Having completed my first six months as ACC in WMP, I want to share some observations with you. I hope you enjoy reading my first blog.
I joined the Royal Ulster Constabulary (RUC) in July 1986 and was involved in the transition to the Police Service of Northern Ireland (PSNI) in 2001. My service has predominantly been operational and I have also been fortunate enough to do some international work. You can read my biography here.
After careful consideration, and lots of discussion with my husband and three kids aged 19, 16 and 13, I decided to leave PSNI for an opportunity with WMP. It was difficult to leave colleagues and friends in Northern Ireland (NI) for pastures new. It was an exciting and daunting time – learning a new job, new force, new people – while my family continues to live in NI and I continue to accumulate the air miles!
On the 1st June, I arrived at the office to a warm welcome from my Command team colleagues. My support staff had filled the diary and I was kept well and truly busy...
This is a short blog to address the uncertainty concerning funding.
This week, on either the 16th or 17th December, we will be told the government grant allocation for West Midlands Police for 2016-17. Two weeks ago we saw the Chancellor announce that police spending had been given “real terms” protection. We now know that he made this claim based on an assumption of council tax increases of the maximum amount allowed for each of the next four years. The Chancellor’s statement took us all by surprise as I honestly expected cuts of 25% over the next five years. We need to be cautious until we understand more.
Firstly, the protection is to overall police spending, not just on police forces like the West Midlands. As you can imagine post Paris there will be increased funding for firearms capability. Cybercrime and digital evidence also needs to be funded as does the replacement for Airwave. The funding reallocations into these areas will be taken from the grant before we receive our allocation.
Secondly, the police funding formula is going to be...
On the 11th September 2001 I was a superintendent in East Manchester. A colleague and I were stood on the building site of the Commonwealth Games Stadium, now Manchester City’s ground, planning out the Commonwealth Games. We got a call an aircraft had crashed into the World Trade Center. 9/11 began a seismic cycle of change that has shaped my career and policing since.
What had been a plan to manage a games and an opening ceremony operation to prevent Irish terrorism became a debate, and only that at that point, as to how suicide terrorism could be combated. Soon after the games I stood in a North Manchester hospital with an armed team managing the medical treatment of Kamel Bourgass who had only hours earlier stabbed DC Stephen Oake to death in the city. International terrorism had arrived in Manchester and in the following years in GMP I dealt with planned terror attacks at sports grounds, shopping centres and aviation security.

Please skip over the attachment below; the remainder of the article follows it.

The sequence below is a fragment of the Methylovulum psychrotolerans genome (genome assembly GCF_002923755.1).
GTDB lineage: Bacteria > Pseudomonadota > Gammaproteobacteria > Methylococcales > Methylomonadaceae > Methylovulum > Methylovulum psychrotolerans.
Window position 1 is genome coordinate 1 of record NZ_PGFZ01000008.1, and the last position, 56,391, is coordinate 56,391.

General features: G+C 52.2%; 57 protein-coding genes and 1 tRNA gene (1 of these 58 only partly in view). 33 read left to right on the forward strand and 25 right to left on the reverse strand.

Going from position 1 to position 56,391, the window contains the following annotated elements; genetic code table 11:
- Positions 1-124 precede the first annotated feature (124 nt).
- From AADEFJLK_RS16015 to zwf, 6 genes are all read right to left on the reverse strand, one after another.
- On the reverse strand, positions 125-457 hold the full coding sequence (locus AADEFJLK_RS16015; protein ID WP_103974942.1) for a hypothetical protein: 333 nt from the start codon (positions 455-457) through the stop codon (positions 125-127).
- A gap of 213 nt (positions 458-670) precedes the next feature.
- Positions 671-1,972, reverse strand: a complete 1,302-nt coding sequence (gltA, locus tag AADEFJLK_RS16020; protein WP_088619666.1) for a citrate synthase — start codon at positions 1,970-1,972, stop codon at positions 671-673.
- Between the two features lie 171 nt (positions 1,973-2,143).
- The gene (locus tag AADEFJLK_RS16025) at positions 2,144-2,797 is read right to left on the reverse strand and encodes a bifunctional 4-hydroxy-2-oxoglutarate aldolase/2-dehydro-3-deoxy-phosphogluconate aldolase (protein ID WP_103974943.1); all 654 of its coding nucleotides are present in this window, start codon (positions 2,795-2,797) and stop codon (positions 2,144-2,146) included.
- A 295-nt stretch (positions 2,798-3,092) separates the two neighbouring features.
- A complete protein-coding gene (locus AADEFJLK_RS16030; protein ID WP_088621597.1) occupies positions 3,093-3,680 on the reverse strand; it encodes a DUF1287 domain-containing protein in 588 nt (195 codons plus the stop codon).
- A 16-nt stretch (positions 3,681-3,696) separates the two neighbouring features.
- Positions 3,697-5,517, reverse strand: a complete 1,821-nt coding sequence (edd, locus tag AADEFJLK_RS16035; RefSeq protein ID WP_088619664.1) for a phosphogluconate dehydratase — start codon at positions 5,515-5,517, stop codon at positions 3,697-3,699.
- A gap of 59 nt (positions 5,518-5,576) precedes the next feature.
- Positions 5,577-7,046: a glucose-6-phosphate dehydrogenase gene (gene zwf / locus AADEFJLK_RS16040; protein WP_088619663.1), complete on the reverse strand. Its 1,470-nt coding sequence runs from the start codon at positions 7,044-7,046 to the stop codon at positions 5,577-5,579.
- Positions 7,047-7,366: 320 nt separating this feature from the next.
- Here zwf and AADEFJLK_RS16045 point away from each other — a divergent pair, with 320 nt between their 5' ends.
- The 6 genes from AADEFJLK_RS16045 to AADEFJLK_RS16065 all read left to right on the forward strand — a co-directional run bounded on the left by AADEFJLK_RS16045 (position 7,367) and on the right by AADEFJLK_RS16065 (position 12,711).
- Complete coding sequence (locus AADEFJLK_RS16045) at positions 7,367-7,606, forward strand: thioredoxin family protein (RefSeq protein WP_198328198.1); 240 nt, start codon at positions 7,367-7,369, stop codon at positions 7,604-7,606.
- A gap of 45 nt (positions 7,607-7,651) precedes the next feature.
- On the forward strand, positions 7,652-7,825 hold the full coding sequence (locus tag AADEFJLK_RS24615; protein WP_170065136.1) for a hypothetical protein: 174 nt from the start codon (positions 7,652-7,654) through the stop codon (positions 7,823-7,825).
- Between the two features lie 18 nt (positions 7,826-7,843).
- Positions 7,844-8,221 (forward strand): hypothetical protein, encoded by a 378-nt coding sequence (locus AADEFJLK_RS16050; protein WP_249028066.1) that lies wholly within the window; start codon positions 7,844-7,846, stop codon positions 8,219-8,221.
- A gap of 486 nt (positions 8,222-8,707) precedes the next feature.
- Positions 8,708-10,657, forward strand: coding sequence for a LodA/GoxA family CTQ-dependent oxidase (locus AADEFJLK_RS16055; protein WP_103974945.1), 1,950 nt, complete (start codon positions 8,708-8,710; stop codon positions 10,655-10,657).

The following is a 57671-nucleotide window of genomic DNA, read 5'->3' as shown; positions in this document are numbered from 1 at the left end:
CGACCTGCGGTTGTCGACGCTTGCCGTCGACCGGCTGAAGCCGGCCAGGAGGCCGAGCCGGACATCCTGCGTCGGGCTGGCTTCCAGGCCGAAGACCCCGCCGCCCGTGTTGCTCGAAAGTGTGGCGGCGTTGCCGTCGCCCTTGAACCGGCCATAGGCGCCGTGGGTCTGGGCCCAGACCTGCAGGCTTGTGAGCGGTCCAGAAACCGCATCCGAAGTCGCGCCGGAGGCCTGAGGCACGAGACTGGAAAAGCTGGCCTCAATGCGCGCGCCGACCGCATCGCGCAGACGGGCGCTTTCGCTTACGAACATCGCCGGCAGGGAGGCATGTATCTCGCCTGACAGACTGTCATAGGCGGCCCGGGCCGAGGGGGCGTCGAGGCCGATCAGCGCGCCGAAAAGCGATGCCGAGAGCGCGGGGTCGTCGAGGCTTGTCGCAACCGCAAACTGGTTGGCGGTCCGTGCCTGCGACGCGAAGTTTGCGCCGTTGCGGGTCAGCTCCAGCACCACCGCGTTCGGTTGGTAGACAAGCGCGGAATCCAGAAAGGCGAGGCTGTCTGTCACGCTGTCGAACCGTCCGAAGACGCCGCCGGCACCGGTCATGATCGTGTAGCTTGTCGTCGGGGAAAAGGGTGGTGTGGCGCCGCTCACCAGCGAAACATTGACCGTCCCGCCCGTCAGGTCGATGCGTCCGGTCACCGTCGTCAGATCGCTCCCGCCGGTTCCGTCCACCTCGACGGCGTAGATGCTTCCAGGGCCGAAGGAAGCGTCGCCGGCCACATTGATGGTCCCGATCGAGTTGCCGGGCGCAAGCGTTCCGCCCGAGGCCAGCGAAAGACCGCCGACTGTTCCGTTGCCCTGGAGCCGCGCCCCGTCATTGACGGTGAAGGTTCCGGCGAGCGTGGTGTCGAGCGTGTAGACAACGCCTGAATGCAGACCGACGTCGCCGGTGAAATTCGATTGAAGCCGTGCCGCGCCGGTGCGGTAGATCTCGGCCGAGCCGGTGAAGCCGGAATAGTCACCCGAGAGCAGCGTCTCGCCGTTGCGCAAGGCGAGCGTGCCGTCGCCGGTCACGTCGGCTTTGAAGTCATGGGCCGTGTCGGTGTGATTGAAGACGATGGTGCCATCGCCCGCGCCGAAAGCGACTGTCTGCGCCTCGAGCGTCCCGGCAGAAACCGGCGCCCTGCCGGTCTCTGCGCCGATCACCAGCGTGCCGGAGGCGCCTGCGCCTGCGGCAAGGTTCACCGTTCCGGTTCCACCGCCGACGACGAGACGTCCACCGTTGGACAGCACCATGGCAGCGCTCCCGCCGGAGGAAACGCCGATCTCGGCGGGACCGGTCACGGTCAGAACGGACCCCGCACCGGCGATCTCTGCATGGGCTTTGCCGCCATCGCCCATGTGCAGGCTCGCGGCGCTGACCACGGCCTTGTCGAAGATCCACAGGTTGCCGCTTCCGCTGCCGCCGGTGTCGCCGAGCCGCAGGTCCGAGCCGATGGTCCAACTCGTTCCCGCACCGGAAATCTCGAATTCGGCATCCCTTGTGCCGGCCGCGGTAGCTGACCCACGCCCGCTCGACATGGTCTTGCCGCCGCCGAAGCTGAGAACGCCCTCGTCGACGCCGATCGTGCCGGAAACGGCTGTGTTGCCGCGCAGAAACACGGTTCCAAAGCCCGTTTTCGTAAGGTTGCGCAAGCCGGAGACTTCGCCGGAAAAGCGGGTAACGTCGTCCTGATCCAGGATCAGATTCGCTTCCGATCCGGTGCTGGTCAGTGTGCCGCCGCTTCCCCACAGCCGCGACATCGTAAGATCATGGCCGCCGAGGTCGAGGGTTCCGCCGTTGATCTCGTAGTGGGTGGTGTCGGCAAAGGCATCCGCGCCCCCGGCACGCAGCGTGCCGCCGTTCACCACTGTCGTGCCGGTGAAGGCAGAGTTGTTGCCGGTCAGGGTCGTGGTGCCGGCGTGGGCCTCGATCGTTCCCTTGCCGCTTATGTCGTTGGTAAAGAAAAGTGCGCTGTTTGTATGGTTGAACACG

Since those times we have rapidly built a police counter terrorism security network which is the envy of...
After a short break covered by ACC Foulkes I thought it may perhaps be helpful this week to jump back in before the next blog by the team as there has been so much coverage of cuts.
This week has been a difficult one for police community support officers as we have confirmed that between now and 2020 we are planning on numbers being reduced from a current strength of 535 to 119 in the new WMP2020 neighbourhood model. The precise rate at which these numbers reduce will be determined as our future funding becomes clear. There are three points that need making on this subject:
Firstly, I am very sorry for PCSOs affected by this news. I am pleased we feel confident that a number of posts can be retained but this does not help people who now fear for their future. I think we all respect the service you are providing communities at this tough time.
Secondly, I want to be clear that we are retaining a strong neighbourhood policing offer in the 2020 model on police officers. The new Neighbourhood Policing Units that will replace LPUs are...
In the first of a series of guest posts, fellow command team member ACC Carl Foulkes has taken over the reins of DCC Thompson’s blog as he talks about the role he plays in WMP 2020, his wider portfolio and the tragic death of PC David Phillips in Merseyside.
If you have comments on the guest blog, don’t forget you can leave them in the comments section at the bottom of the post.
Assistant Chief Constable Carl Foulkes
I am sure a number of you logging onto what has historically been the DCC’s blog will be surprised to find my ramblings. Don’t worry – the DCC will be back but as a Command Team we thought you may want to hear another perspective of what’s currently affecting WMP. I won the honour as the first post-DCC blogger due to my vast experience (two previous cycle blogs) so please bear with me…
I want to start by reflecting on the sad death of PC David Phillips in Merseyside. The term police family is often used but what is clear is the death of this officer, husband and father while he was simply doing his...